10/12/2009

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ANDY MOUNCEY, Speaker, The Academy for Chief Executives:

Ladies and gentlemen, in my world, when we're talking about goals, we don't talk about smart goals, we talk about goals that really grab you. You got to really, really want them.

And the reason we do that is this: because training, practice, preparation, that's all pretty task-orientated and physical stuff. But performance - the motivation and the skills to step up and deliver for ourselves and the people we serve - that's emotional.

If performance is emotional then the difference is how we feel. Now the only question that's worth an answer is this: how then, do we choose, plan and design, to feel how we need to feel in order to do what it is is we want to do?

A starting point is to set goals that really grab you.

The first feature, the first part of it, the first characteristic is: we write it in the future or present tense. In other words, we imagine what it's going to be like when we get there, or we put ourselves into the future present where we're already successful.

The second component is the 'don't think of the blue tree' rule, or the pink crocodile, or the black fishnets or the green helicopter or the spotty elephant.

So again, we write it the way that we want it. We think it the way that we want it. We imagine it the way that we want it. Positive generative.

The third component, it's got to be big and scary, it's got to be challenging, it's got to be stretching because we all know the route the personal pride is through being challenged or stretched.

The fourth component is that there's got to be a bunch of words and phrases relating to specific measurable outcomes. There's also got to be words and phrases relating to the quality of the journey. Because in my world, ladies in gentlemen, you can have your cake and eat it.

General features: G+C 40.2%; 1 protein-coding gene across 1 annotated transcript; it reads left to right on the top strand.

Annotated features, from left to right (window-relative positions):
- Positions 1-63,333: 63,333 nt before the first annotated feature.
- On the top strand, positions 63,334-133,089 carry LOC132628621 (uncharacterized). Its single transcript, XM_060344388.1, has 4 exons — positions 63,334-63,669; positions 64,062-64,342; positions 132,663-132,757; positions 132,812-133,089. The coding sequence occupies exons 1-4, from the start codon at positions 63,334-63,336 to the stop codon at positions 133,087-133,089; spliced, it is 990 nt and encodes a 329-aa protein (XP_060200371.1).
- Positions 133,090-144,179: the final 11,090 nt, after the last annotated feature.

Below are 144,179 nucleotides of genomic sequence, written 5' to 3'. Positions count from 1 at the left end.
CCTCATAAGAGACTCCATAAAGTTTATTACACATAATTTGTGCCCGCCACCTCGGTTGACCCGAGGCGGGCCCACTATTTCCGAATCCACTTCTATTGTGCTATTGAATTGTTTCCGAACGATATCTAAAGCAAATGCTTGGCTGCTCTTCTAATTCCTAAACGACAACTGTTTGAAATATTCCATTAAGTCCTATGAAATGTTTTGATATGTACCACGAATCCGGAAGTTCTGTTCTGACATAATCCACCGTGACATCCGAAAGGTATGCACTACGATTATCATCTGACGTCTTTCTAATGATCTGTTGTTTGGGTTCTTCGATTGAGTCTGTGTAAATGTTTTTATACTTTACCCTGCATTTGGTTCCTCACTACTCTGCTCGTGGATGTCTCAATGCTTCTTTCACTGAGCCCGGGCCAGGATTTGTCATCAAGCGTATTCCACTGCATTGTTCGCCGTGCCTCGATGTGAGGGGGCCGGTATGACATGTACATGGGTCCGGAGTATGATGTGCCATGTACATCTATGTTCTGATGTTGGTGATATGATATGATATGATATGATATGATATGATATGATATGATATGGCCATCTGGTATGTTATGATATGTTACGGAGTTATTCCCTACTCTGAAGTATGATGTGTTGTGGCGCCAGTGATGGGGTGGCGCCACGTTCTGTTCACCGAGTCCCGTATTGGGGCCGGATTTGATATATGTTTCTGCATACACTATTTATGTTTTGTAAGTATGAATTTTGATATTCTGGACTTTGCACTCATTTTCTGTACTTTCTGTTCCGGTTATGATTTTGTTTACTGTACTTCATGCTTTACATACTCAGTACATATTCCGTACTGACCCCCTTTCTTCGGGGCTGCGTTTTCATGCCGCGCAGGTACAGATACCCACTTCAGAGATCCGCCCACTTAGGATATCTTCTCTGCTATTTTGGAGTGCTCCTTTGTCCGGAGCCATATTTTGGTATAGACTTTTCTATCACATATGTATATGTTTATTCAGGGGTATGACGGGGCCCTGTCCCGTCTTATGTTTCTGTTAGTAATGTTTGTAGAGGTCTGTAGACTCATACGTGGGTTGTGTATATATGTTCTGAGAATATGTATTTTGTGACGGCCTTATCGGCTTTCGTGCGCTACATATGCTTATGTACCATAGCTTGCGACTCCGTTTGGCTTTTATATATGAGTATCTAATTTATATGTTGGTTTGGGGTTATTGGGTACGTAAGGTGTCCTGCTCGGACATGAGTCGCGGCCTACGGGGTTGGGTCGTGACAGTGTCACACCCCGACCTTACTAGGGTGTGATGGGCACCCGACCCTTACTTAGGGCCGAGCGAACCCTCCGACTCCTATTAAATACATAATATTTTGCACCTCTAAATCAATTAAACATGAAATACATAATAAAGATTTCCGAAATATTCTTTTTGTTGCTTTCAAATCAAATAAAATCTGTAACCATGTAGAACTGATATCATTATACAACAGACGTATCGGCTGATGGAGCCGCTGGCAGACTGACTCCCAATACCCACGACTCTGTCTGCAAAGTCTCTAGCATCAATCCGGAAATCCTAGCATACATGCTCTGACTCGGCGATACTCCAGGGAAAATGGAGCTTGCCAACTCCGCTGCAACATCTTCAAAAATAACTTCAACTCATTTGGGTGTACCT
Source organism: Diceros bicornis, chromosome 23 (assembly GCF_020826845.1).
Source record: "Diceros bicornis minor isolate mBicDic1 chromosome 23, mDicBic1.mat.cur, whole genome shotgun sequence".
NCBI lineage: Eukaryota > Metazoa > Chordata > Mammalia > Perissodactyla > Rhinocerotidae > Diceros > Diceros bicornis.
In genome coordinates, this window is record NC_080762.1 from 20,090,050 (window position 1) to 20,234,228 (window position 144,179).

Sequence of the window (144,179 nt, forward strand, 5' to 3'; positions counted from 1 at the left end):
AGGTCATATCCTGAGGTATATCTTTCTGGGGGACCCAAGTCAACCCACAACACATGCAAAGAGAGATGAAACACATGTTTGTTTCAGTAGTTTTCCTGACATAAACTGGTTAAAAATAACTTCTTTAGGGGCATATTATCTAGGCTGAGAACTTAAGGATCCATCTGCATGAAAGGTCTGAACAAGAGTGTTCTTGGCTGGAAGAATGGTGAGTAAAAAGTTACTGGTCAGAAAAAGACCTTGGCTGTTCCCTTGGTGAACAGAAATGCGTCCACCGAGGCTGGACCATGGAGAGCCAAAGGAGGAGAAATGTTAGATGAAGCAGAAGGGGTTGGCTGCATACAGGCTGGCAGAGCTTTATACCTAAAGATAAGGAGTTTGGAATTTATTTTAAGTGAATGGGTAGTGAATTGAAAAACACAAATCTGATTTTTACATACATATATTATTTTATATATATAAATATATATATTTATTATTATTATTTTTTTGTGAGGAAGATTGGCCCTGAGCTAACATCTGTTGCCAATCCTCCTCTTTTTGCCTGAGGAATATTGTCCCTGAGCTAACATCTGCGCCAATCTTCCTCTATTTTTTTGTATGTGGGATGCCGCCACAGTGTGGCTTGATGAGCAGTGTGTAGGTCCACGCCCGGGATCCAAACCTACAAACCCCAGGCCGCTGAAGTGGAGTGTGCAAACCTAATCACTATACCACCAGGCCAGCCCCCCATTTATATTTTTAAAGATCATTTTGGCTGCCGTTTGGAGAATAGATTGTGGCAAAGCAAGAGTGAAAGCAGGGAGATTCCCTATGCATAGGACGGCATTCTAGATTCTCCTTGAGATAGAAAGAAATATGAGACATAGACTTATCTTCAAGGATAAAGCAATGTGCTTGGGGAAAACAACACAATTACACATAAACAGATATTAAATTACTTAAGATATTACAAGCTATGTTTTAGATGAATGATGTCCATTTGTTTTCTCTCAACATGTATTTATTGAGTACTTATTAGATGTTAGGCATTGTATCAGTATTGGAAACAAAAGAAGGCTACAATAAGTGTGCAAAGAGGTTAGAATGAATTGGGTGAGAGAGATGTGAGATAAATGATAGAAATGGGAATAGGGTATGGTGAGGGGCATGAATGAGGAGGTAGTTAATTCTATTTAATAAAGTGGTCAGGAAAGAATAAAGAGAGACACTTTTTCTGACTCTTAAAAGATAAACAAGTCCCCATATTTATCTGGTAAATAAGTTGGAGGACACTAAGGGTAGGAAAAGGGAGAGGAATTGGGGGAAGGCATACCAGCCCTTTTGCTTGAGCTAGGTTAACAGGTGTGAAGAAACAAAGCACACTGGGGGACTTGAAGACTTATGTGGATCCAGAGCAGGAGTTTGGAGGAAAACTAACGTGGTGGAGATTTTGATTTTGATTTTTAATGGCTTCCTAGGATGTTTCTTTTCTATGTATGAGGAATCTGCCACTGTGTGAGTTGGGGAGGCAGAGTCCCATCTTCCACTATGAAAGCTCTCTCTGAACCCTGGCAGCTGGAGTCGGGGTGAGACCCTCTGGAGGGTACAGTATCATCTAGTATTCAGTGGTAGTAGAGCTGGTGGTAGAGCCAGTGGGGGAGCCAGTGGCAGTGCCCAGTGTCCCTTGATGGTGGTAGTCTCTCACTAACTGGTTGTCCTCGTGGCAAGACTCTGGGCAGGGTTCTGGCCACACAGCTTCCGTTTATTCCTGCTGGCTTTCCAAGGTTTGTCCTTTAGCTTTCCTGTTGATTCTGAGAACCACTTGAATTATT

There is also lots and lots of goals on lots of multiple levels. There's always something to go for, Plan A, Plan B, Plan C, Plan D, Plan E, Plan F - all equally compelling so if we do get caught in a cul-de-sac or a blind alley, there's still something else to hang your hat on.

It's got to come from the heart. It's got to matter, it's got to mean something, it's got to be personal. Which is a real issue when we are in an employee role and we get given somebody else's targets or we inherit somebody else's goals. How do we make somebody else's stuff matter to us?

Final two elements: We need to have the answer to the question: 'Why am I doing this?' Why am I in this role? Why am I setting this goal? Why oh why oh why? Because when it gets tough and interesting, in my experience those people that stay the course not only have the answer to the question What, they also have the answer to the question, Why?

And the final piece of the jigsaw puzzle is what happens when we are successful? How do we bridge from one success to the other? Otherwise we go....because there is nothing. How do we keep the peaks and troughs evening out so you get a continued success?

Present/future tense. Big scary. Don't think of a blue tree. Outcomes. Journey. Multiple. From the heart. Why? Bridge. Now all you've got to do is go out and get them...but that's a whole new workshop.

Thankyou Nigel.